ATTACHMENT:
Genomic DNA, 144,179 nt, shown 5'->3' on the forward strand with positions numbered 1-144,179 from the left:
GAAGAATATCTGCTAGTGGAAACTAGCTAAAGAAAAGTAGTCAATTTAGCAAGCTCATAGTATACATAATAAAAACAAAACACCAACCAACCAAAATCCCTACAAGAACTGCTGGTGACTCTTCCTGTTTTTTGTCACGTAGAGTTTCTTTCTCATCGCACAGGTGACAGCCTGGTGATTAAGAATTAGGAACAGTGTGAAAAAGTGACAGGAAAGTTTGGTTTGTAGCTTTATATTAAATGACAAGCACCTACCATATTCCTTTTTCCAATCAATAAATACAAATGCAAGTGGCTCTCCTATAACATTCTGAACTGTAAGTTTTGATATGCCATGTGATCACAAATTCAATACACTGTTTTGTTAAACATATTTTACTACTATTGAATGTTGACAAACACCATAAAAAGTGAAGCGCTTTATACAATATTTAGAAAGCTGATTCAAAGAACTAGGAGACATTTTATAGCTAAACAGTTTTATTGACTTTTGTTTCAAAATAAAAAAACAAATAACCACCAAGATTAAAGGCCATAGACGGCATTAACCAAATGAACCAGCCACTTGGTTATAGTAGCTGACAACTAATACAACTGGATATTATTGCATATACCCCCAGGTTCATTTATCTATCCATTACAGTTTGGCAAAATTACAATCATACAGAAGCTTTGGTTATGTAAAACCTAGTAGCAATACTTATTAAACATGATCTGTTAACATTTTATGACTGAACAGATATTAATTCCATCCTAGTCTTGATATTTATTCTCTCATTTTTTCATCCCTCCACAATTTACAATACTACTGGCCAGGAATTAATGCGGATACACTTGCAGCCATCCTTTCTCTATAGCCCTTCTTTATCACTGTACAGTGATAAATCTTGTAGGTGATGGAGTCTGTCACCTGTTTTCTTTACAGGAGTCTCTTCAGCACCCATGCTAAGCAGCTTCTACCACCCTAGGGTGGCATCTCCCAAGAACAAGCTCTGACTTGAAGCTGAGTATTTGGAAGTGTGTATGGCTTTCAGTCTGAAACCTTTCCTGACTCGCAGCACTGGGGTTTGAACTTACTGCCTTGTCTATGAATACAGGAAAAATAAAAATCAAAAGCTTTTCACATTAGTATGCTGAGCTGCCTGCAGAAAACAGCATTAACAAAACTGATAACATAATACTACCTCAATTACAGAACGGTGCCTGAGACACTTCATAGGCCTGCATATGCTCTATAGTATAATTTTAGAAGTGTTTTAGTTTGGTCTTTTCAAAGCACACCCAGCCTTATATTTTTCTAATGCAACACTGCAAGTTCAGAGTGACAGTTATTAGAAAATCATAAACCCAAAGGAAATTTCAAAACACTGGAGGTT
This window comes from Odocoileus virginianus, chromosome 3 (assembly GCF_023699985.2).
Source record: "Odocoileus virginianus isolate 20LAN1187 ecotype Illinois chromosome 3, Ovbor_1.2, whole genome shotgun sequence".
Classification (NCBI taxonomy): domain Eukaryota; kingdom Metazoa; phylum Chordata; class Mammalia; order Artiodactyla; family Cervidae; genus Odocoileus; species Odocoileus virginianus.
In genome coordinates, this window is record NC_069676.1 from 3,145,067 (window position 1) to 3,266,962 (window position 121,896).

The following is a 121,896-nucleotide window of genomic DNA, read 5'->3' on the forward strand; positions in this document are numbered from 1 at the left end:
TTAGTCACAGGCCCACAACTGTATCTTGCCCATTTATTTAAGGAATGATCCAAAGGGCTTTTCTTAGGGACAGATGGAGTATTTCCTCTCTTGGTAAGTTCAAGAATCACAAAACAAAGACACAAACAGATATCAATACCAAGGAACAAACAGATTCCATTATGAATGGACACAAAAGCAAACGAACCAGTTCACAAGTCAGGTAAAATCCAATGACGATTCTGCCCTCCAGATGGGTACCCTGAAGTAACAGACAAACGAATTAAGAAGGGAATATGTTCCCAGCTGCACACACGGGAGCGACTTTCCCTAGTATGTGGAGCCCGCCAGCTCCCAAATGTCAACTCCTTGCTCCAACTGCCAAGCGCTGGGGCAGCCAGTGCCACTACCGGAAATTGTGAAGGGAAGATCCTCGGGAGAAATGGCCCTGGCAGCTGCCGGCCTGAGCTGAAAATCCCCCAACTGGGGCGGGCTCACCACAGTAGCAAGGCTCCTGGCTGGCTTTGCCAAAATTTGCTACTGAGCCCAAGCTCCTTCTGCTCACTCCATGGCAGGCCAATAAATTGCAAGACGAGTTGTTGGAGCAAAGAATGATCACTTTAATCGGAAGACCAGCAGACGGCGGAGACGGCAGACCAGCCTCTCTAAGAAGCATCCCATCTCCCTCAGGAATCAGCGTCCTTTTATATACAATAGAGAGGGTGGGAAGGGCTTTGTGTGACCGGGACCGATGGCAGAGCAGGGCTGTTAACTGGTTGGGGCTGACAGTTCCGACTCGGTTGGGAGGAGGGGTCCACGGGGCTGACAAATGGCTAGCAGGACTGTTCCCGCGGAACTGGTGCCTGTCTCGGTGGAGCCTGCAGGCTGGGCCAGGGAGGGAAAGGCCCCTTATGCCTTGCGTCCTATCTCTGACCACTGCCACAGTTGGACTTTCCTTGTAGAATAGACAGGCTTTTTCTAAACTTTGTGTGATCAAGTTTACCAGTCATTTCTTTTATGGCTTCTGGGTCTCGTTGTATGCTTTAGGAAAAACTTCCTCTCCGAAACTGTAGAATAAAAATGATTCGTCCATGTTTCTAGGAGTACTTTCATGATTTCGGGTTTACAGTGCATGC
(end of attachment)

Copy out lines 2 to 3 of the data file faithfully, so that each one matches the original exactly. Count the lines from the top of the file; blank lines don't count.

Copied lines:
GAAGAATATCTGCTAGTGGAAACTAGCTAAAGAAAAGTAGTCAATTTAGCAAGCTCATAGTATACATAATAAAAACAAAACACCAACCAACCAAAATCCCTACAAGAACTGCTGGTGACTCTTCCTGTTTTTTGTCACGTAGAGTTTCTTTCTCATCGCACAGGTGACAGCCTGGTGATTAAGAATTAGGAACAGTGTGAAAAAGTGACAGGAAAGTTTGGTTTGTAGCTTTATATTAAATGACAAGCACCTACCATATTCCTTTTTCCAATCAATAAATACAAATGCAAGTGGCTCTCCTATAACATTCTGAACTGTAAGTTTTGATATGCCATGTGATCACAAATTCAATACACTGTTTTGTTAAACATATTTTACTACTATTGAATGTTGACAAACACCATAAAAAGTGAAGCGCTTTATACAATATTTAGAAAGCTGATTCAAAGAACTAGGAGACATTTTATAGCTAAACAGTTTTATTGACTTTTGTTTCAAAATAAAAAAACAAATAACCACCAAGATTAAAGGCCATAGACGGCATTAACCAAATGAACCAGCCACTTGGTTATAGTAGCTGACAACTAATACAACTGGATATTATTGCATATACCCCCAGGTTCATTTATCTATCCATTACAGTTTGGCAAAATTACAATCATACAGAAGCTTTGGTTATGTAAAACCTAGTAGCAATACTTATTAAACATGATCTGTTAACATTTTATGACTGAACAGATATTAATTCCATCCTAGTCTTGATATTTATTCTCTCATTTTTTCATCCCTCCACAATTTACAATACTACTGGCCAGGAATTAATGCGGATACACTTGCAGCCATCCTTTCTCTATAGCCCTTCTTTATCACTGTACAGTGATAAATCTTGTAGGTGATGGAGTCTGTCACCTGTTTTCTTTACAGGAGTCTCTTCAGCACCCATGCTAAGCAGCTTCTACCACCCTAGGGTGGCATCTCCCAAGAACAAGCTCTGACTTGAAGCTGAGTATTTGGAAGTGTGTATGGCTTTCAGTCTGAAACCTTTCCTGACTCGCAGCACTGGGGTTTGAACTTACTGCCTTGTCTATGAATACAGGAAAAATAAAAATCAAAAGCTTTTCACATTAGTATGCTGAGCTGCCTGCAGAAAACAGCATTAACAAAACTGATAACATAATACTACCTCAATTACAGAACGGTGCCTGAGACACTTCATAGGCCTGCATATGCTCTATAGTATAATTTTAGAAGTGTTTTAGTTTGGTCTTTTCAAAGCACACCCAGCCTTATATTTTTCTAATGCAACACTGCAAGTTCAGAGTGACAGTTATTAGAAAATCATAAACCCAAAGGAAATTTCAAAACACTGGAGGTT
This window comes from Odocoileus virginianus, chromosome 3 (assembly GCF_023699985.2).